When "Conversational" Copy Fails, Part 2

The "Rule of You" grew out of two important realizations: (1) people respond better to a sales offer when they feel connected in some way with the copywriter, and (2) one of the best ways to connect with the prospect is to talk to them and about them.

But when copywriters blindly follow the Rule of You – without understanding the logic behind it – they wind up with copy that is senselessly peppered with the word "you." Instead of helping their sale, they weaken it.

An example is a sentence like: "It’s time for you to stop your life-deflating procrastination and start working toward your copywriting success." Plenty of "you’s" in that sentence … but also plenty of negativity that doesn’t make the prospect want to connect with the writer.

Last week, you saw how applying the Principle of Intimacy is one way to connect deeply with your prospect without having to resort to overuse of "you." Another way is to apply Michael Masterson’s Principle of Benefit.

This principle states that if you touch on important needs, hopes, desires, or other emotional motivators in your prospect by emphasizing the benefits of your product, you will connect with him on an intimate level.

A lot of copywriters are unsure of what benefits are. Bob Bly tried to clear up the confusion at last year’s Bootcamp with this explanation:

  1. Features are what the product is or has. Contrary to what many believe, features do sell some audiences. Features sell equipment managers, distributors, dealers, engineers, and other technical buyers.

    A 4-amp motor on a vacuum cleaner is a feature.

  2. Benefits are what a product does to improve the prospect’s life. Benefits appeal to consumers, top-level executives, entrepreneurs, first-time buyers, end users, and prospects.

    Being able to finish your vacuuming in half the time is a benefit.

  3. Ultimate (or Deeper) Benefits are the "benefits of the benefits." They are not obvious when you first see or think about the product. They are what is underneath the surface, what’s in the back of your prospect’s mind. Ultimate benefits appeal to consumers, unsophisticated buyers, casual users, opportunity seekers, and "dreamers."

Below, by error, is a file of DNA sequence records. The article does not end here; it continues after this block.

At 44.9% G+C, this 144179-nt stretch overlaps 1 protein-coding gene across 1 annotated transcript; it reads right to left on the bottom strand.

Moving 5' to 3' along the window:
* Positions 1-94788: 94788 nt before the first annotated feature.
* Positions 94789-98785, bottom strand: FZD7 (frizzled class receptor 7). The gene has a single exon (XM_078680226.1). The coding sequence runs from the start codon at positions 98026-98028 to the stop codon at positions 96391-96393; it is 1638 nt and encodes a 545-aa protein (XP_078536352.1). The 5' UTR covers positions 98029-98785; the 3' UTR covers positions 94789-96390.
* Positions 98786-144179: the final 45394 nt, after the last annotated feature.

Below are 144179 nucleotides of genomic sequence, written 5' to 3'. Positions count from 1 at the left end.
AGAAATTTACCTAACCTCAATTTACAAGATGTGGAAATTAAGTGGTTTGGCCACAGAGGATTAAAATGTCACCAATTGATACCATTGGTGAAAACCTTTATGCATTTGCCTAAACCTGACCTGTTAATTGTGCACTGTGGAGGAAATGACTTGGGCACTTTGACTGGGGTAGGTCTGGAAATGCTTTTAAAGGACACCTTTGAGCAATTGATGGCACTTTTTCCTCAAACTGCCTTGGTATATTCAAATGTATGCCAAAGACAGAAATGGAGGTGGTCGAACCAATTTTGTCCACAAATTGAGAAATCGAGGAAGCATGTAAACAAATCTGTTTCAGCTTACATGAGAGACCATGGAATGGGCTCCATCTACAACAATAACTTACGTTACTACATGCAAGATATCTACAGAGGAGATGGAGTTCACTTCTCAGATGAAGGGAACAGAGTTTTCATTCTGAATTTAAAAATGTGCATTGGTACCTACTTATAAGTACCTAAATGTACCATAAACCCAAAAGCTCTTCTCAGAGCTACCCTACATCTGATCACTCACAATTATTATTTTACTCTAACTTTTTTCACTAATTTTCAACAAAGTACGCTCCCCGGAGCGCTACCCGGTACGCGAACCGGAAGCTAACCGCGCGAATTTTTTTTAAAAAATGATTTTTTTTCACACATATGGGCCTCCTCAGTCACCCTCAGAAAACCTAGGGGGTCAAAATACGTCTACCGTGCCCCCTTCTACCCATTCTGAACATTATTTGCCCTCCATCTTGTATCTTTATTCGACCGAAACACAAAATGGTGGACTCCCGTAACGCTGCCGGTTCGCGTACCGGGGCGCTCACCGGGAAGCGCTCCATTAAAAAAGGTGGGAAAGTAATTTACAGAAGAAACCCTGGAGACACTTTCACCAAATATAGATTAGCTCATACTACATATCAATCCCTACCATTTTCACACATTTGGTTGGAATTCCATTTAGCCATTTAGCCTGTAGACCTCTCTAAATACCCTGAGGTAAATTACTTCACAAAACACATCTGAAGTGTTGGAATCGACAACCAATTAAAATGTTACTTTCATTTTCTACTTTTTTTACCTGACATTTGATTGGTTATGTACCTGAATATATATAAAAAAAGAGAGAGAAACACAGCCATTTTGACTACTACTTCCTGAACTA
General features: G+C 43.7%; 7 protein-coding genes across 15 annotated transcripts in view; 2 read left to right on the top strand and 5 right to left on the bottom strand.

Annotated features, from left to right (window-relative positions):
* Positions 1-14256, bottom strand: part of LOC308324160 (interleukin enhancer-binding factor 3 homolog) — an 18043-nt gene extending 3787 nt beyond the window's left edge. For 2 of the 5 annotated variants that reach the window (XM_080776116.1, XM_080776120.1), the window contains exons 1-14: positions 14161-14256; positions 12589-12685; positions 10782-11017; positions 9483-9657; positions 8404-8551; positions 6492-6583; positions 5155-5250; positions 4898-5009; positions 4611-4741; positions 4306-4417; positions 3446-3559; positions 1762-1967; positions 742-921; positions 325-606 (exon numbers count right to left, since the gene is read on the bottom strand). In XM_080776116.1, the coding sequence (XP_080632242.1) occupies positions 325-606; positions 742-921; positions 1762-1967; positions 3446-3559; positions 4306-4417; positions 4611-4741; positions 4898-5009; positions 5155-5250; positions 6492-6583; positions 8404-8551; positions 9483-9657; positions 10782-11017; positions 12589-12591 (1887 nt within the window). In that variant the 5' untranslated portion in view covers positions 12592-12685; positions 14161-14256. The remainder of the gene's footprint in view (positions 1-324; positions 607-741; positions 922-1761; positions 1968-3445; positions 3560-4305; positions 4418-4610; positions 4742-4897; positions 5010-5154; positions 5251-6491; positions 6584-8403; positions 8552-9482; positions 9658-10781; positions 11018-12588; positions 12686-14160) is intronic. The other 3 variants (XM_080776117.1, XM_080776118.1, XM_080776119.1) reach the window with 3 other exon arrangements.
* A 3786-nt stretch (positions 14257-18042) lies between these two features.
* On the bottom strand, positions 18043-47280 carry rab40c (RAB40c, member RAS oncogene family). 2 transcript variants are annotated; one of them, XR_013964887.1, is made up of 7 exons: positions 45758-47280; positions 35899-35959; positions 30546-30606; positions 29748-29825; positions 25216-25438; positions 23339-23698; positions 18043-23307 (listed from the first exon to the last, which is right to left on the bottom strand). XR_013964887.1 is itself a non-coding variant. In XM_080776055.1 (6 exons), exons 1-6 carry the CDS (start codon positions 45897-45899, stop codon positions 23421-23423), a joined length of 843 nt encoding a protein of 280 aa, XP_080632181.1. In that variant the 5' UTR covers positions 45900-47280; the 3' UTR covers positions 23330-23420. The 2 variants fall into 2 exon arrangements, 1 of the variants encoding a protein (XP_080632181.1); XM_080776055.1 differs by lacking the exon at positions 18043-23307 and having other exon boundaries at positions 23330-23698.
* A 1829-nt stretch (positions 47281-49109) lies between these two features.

Ultimate benefits touch intimately on the prospect’s emotional hot buttons.

    Being able to play more with your children and improve your relationships with them because it doesn’t take you as long to vacuum is an ultimate benefit.

Another example: You’re selling a car that accelerates from 0 to 60 in 7.3 seconds

  • The Feature: Fast acceleration
  • The Benefit: Being able to merge onto the freeway safely
  • The Ultimate Benefit (for a woman): Your children will be safe when you drive them to school … and you will not have to live with the emotional burden if they’re injured (or worse).
  • The Ultimate Benefit (for a man): The feeling of power, admiration and envy from other men; "My what a sexy devil you are" from women.

Now, when you’re writing about benefits and ultimate benefits, the most effective way to do it is to put your prospect directly in the picture, seeing himself taking advantage of the benefits. Of course, this means that you’re going to use the word "you." But when you do it based on the Principle of Benefit, "you" works. It sounds and feels natural, and effectively bonds you with your prospect.

The Professional Writers’ Alliance

The Professional Writers’ Alliance

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Published: September 12, 2005

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